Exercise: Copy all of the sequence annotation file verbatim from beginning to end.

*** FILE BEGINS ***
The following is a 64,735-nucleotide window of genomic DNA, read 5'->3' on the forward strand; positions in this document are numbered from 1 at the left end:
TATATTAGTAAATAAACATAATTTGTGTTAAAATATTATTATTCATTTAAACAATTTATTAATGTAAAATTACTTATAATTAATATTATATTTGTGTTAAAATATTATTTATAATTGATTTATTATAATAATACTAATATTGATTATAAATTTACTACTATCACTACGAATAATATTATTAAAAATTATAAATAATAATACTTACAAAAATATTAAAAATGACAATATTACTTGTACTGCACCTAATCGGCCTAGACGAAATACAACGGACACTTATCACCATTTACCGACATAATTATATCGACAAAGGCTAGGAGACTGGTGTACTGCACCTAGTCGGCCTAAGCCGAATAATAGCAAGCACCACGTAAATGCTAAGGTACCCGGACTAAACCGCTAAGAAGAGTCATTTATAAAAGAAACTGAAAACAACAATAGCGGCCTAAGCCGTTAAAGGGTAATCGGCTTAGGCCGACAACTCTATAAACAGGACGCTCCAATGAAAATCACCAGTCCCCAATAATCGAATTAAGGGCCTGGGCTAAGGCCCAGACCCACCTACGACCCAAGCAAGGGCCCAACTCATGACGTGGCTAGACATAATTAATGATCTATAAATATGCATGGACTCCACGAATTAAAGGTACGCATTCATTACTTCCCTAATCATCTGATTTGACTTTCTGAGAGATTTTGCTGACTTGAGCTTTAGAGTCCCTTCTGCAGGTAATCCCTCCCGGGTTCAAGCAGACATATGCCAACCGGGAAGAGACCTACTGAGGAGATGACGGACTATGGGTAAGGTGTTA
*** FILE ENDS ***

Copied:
The following is a 64,735-nucleotide window of genomic DNA, read 5'->3' on the forward strand; positions in this document are numbered from 1 at the left end:
TATATTAGTAAATAAACATAATTTGTGTTAAAATATTATTATTCATTTAAACAATTTATTAATGTAAAATTACTTATAATTAATATTATATTTGTGTTAAAATATTATTTATAATTGATTTATTATAATAATACTAATATTGATTATAAATTTACTACTATCACTACGAATAATATTATTAAAAATTATAAATAATAATACTTACAAAAATATTAAAAATGACAATATTACTTGTACTGCACCTAATCGGCCTAGACGAAATACAACGGACACTTATCACCATTTACCGACATAATTATATCGACAAAGGCTAGGAGACTGGTGTACTGCACCTAGTCGGCCTAAGCCGAATAATAGCAAGCACCACGTAAATGCTAAGGTACCCGGACTAAACCGCTAAGAAGAGTCATTTATAAAAGAAACTGAAAACAACAATAGCGGCCTAAGCCGTTAAAGGGTAATCGGCTTAGGCCGACAACTCTATAAACAGGACGCTCCAATGAAAATCACCAGTCCCCAATAATCGAATTAAGGGCCTGGGCTAAGGCCCAGACCCACCTACGACCCAAGCAAGGGCCCAACTCATGACGTGGCTAGACATAATTAATGATCTATAAATATGCATGGACTCCACGAATTAAAGGTACGCATTCATTACTTCCCTAATCATCTGATTTGACTTTCTGAGAGATTTTGCTGACTTGAGCTTTAGAGTCCCTTCTGCAGGTAATCCCTCCCGGGTTCAAGCAGACATATGCCAACCGGGAAGAGACCTACTGAGGAGATGACGGACTATGGGTAAGGTGTTA